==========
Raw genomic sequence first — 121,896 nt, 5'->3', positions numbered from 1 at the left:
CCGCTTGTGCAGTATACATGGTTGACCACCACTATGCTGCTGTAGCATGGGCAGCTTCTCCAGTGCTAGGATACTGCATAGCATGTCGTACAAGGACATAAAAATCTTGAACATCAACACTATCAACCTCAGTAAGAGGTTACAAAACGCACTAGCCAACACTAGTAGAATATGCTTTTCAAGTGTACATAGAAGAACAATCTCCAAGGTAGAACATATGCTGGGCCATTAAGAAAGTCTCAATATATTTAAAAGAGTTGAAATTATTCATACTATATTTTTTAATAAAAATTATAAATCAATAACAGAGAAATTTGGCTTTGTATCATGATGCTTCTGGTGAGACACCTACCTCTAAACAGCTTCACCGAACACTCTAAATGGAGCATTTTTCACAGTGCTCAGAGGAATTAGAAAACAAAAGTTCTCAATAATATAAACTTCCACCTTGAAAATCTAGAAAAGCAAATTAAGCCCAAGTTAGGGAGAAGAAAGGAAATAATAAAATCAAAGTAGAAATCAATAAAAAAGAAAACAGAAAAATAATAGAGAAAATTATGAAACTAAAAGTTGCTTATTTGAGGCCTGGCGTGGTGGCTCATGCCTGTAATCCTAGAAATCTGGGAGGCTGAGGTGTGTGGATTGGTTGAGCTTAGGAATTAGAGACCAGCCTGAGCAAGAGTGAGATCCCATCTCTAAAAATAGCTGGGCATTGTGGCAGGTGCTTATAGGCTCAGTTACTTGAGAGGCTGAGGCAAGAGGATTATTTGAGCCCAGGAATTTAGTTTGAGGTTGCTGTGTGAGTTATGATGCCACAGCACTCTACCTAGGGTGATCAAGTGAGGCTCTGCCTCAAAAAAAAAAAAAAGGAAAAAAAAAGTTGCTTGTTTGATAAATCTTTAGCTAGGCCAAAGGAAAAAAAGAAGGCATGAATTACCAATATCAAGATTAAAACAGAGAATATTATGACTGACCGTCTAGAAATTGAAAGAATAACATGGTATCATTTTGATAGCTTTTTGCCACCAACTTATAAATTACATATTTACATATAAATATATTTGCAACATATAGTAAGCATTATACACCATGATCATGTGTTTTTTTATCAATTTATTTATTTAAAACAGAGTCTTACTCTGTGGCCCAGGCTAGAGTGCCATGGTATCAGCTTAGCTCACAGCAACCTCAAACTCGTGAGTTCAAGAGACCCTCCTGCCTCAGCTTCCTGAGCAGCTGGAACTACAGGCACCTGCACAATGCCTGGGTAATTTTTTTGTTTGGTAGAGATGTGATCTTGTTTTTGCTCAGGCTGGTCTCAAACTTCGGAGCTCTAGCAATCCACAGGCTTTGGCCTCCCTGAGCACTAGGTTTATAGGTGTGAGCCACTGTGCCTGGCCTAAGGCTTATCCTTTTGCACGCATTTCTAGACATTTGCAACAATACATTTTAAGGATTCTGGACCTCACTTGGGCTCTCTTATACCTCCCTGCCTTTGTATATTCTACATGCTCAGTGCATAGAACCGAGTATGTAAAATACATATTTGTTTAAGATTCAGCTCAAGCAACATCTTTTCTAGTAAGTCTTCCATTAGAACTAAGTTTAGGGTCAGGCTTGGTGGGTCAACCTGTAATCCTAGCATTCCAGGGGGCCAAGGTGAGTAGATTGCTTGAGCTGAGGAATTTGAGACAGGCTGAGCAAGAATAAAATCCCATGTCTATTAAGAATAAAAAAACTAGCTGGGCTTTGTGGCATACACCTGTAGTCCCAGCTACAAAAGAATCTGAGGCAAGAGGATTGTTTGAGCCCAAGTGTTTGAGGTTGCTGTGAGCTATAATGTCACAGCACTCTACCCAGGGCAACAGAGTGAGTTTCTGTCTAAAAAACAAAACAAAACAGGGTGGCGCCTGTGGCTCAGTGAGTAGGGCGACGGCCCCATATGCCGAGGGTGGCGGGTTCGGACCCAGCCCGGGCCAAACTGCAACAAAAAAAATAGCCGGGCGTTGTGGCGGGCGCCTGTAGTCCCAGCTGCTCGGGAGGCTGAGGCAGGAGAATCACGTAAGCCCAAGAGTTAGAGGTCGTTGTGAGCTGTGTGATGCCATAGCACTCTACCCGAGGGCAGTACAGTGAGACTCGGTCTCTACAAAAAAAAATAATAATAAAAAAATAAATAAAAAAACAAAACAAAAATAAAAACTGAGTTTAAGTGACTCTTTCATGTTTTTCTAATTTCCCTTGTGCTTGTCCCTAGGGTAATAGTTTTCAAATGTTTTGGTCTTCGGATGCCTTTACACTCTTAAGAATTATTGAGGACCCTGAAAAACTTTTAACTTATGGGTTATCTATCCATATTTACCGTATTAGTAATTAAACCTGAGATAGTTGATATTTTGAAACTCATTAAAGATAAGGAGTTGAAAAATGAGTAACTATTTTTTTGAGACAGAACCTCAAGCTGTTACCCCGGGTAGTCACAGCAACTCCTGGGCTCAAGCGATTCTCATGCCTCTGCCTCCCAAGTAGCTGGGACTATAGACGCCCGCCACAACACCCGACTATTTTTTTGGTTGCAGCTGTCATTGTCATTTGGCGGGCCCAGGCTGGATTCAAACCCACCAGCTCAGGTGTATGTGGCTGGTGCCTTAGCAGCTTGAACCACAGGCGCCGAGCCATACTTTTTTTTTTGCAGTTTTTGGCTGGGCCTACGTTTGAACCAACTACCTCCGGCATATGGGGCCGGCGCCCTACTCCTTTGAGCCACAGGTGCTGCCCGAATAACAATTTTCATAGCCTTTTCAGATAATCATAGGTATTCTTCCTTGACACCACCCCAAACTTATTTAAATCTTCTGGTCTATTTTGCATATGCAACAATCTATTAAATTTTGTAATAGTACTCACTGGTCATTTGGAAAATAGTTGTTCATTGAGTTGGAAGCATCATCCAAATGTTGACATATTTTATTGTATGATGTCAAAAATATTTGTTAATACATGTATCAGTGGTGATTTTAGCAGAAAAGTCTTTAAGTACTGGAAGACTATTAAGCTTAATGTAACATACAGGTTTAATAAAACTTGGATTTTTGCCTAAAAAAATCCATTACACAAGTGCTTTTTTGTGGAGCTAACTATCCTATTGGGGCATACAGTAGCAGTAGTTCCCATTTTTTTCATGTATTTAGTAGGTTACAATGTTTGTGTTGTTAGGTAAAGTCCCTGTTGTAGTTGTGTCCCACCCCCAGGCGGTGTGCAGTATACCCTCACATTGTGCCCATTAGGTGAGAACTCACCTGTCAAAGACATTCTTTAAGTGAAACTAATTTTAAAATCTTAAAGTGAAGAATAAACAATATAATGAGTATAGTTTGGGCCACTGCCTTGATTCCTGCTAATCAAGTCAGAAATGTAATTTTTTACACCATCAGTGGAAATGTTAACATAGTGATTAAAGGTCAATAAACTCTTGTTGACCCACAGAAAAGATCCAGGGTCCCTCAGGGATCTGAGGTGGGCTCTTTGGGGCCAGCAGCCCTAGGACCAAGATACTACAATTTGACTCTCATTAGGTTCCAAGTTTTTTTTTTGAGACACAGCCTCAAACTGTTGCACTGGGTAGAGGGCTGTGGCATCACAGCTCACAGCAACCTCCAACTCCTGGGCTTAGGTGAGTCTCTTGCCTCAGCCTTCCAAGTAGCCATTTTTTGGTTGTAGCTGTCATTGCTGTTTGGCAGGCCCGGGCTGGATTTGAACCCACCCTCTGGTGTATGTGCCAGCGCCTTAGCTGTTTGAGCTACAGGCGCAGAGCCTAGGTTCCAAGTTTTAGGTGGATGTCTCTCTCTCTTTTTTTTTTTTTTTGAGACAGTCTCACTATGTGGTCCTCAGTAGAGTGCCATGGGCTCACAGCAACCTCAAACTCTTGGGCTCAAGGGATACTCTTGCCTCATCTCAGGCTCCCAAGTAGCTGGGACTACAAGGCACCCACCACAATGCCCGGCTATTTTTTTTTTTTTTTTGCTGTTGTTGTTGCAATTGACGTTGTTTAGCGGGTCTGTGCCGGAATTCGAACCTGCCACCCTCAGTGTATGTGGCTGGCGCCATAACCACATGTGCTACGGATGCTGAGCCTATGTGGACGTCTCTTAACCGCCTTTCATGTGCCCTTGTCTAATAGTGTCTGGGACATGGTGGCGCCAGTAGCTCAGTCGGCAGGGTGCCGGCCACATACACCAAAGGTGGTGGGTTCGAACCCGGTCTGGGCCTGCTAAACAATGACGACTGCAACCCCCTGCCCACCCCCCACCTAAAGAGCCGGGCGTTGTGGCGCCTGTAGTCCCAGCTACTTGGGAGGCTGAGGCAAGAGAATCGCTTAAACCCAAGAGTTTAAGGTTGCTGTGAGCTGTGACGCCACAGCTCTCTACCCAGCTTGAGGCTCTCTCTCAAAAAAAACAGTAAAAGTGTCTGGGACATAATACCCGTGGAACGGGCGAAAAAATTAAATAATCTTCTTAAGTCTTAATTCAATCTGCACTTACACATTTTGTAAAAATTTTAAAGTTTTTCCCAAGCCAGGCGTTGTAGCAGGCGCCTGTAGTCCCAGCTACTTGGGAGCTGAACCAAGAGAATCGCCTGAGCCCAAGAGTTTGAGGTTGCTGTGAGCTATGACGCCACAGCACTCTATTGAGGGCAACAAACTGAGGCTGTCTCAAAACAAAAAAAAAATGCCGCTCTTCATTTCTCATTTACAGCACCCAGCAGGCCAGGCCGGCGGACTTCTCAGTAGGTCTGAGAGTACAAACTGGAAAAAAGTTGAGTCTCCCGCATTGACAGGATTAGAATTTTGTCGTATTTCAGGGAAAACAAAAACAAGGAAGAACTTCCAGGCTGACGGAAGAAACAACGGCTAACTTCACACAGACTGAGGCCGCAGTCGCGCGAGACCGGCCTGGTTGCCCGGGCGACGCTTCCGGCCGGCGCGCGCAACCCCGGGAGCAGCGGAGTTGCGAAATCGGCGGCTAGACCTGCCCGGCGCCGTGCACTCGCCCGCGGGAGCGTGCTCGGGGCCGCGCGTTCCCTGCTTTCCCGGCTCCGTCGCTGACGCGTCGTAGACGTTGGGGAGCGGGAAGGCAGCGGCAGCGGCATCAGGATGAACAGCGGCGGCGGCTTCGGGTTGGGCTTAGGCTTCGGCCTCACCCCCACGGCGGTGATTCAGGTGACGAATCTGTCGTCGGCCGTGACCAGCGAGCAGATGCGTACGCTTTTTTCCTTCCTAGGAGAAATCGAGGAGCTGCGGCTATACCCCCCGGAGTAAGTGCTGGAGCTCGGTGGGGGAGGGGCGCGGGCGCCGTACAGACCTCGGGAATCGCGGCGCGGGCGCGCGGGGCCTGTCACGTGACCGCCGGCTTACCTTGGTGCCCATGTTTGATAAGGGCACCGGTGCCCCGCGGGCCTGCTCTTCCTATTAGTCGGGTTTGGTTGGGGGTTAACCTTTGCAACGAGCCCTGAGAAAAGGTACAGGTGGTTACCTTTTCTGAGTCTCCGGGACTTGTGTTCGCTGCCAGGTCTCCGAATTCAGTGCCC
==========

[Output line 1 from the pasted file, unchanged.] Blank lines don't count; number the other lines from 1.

Raw genomic sequence first — 121,896 nt, 5'->3', positions numbered from 1 at the left: